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Responsible Sourcing

Environmental, Labor, Human Rights and Conflict Issues in the Procurement of Raw Materials

(Updated on August 12, 2013)

Stakeholders are displaying increasing concern regarding such issues as biodiversity and violations of human rights related to, among others, the sourcing of raw materials essential in the manufacture of electronics products. Sony is working with its suppliers to address issues related to human rights, labor conditions, health and safety, and environmental protection at the production sites of our partners and parts suppliers, as well as in our procurement of minerals and other raw materials.

Conflict Minerals and Sony's Policy

(Updated on August 12, 2013)

The Democratic Republic of the Congo (DRC) and the adjacent countries are currently mired in conflict with armed groups perpetuating human rights abuses in that region. These armed groups have been trading in certain minerals commonly found in that region to finance their activities. These four minerals - columbite-tantalite also known as coltan (tantalum), cassiterite (tin), gold and wolframite (tungsten) - are commonly found in many products, ranging from jewelry to electronics to airplane components. To the extent these minerals are found to be financing armed activities, these four minerals are commonly referred to as "conflict minerals." To address the "conflict minerals" situation, in January 2013 the United States enacted Section 1502 of the Dodd-Frank Wall Street Reform and Consumer Protection Act, which beginning in 2014 for the calendar year 2013, requires companies covered under the Act, including Sony, to publicly disclose certain information regarding any use of conflict minerals in their products.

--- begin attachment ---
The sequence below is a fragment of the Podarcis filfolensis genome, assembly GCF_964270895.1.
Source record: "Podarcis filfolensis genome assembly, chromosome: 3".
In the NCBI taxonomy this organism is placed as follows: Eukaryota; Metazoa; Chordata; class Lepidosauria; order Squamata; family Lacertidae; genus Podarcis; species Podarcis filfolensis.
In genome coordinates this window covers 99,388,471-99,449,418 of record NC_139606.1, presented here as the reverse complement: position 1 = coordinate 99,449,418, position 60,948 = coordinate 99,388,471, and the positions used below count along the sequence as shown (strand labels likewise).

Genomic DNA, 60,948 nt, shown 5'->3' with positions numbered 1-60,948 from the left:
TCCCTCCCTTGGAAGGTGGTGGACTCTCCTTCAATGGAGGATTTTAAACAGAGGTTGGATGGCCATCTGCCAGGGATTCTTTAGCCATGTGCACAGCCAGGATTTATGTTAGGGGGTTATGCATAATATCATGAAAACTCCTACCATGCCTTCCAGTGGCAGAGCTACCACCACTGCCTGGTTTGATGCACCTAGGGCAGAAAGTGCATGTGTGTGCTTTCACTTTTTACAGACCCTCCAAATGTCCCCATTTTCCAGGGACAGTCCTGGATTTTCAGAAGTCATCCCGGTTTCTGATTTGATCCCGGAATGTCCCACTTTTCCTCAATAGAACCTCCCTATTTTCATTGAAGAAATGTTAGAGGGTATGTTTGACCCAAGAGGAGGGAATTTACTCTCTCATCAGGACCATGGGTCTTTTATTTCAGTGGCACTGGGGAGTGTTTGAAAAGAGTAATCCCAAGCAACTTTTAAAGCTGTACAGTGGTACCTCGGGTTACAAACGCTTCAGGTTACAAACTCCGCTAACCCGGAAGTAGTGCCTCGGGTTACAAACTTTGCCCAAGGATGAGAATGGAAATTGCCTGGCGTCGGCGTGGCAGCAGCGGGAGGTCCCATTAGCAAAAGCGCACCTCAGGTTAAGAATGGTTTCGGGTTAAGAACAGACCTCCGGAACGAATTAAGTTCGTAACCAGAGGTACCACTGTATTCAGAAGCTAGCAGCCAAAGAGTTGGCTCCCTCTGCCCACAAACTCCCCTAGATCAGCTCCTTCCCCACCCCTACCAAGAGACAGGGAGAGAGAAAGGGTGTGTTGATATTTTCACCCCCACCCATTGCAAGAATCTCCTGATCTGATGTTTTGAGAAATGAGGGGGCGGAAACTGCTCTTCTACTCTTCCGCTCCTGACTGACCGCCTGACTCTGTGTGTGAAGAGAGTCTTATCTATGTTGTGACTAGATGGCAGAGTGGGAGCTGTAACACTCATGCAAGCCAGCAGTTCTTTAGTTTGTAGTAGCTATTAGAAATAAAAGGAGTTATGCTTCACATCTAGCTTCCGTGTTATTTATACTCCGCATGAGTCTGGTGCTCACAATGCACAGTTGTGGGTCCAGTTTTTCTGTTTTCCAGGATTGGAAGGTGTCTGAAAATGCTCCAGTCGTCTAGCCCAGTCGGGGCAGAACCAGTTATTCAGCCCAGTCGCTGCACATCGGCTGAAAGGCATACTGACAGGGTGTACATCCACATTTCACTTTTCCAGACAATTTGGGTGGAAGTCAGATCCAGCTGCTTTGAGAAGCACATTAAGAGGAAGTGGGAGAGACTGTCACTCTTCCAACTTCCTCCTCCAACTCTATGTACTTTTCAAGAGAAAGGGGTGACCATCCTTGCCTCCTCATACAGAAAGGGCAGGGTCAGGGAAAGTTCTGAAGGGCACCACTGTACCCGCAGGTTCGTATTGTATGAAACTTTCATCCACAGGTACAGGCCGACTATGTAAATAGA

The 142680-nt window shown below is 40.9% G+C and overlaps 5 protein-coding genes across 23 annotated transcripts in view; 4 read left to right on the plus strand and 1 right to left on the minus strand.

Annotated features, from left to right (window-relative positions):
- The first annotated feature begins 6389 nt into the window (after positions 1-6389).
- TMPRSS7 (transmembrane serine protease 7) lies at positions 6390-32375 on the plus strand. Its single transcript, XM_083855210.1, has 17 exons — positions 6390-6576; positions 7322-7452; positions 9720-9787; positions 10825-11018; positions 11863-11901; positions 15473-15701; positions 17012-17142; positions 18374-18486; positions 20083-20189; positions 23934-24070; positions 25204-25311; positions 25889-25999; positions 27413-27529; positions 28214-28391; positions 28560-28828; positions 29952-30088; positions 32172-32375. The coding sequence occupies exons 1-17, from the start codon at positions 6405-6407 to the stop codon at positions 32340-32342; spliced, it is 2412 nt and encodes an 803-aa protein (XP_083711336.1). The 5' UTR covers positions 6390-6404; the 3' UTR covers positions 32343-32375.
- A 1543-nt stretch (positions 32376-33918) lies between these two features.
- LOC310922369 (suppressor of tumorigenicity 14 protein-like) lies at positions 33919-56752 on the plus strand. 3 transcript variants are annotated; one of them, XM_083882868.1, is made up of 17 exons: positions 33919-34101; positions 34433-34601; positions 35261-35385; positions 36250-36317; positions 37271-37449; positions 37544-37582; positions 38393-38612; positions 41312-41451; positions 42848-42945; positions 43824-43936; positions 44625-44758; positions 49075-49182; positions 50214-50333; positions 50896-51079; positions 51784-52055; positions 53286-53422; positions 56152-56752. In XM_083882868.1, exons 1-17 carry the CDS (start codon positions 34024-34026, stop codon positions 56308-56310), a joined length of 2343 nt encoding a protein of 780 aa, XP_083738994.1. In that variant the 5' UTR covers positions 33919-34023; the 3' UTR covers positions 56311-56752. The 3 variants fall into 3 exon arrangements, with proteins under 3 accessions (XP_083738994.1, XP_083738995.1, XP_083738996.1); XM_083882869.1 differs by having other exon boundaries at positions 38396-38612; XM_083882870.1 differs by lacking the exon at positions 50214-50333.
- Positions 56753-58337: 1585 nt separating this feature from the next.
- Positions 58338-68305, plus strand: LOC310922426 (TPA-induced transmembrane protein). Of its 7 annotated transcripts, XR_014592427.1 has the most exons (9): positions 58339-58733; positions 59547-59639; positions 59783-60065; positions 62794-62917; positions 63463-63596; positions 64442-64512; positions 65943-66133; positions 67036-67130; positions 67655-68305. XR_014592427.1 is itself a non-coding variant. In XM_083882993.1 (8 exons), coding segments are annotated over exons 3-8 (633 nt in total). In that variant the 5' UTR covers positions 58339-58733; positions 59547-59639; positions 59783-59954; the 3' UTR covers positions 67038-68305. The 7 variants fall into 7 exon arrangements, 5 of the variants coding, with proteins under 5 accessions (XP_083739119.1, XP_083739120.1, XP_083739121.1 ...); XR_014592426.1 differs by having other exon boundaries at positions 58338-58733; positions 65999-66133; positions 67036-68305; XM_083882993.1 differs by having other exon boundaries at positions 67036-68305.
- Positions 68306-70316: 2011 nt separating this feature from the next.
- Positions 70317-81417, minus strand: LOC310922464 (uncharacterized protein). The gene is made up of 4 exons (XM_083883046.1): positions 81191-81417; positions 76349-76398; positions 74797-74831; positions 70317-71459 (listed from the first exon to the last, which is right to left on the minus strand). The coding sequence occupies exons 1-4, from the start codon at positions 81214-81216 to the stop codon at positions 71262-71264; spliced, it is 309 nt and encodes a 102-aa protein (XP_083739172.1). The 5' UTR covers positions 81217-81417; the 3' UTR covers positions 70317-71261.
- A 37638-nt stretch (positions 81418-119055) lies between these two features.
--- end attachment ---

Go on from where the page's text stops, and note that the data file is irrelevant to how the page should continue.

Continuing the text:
It is Sony's policy to refrain from knowingly purchasing any products, components or materials that contain conflict minerals so that it can avoid contributing to conflict through its sourcing practices. To help ensure compliance with this policy, Sony has exercised due diligence since August 2011 for selected product categories, and in 2013, overall across the Sony Group to determine the country of origin and chain of custody for minerals in its supply chain in accordance with the OECD Due Diligence Guidance for Responsible Supply Chains of Minerals from Conflict-Affected and High-Risk Areas or other internationally recognized framework. It is also Sony's policy to require its suppliers to source materials from smelters determined to be compliant with the Electronic Industry Citizenship Coalition (EICC) / Global e-Sustainability Initiative (GeSI) Conflict-Free Smelter (CFS) Program(*) protocols, or other smelters that have been determined to be conflict-free smelters or determined to be conflict-free under other trusted traceability projects.
CFS Program: A voluntary program in which an independent third party evaluates a smelter's procurement activities and determines if the smelter has demonstrated that all the materials it processed originated from conflict-free sources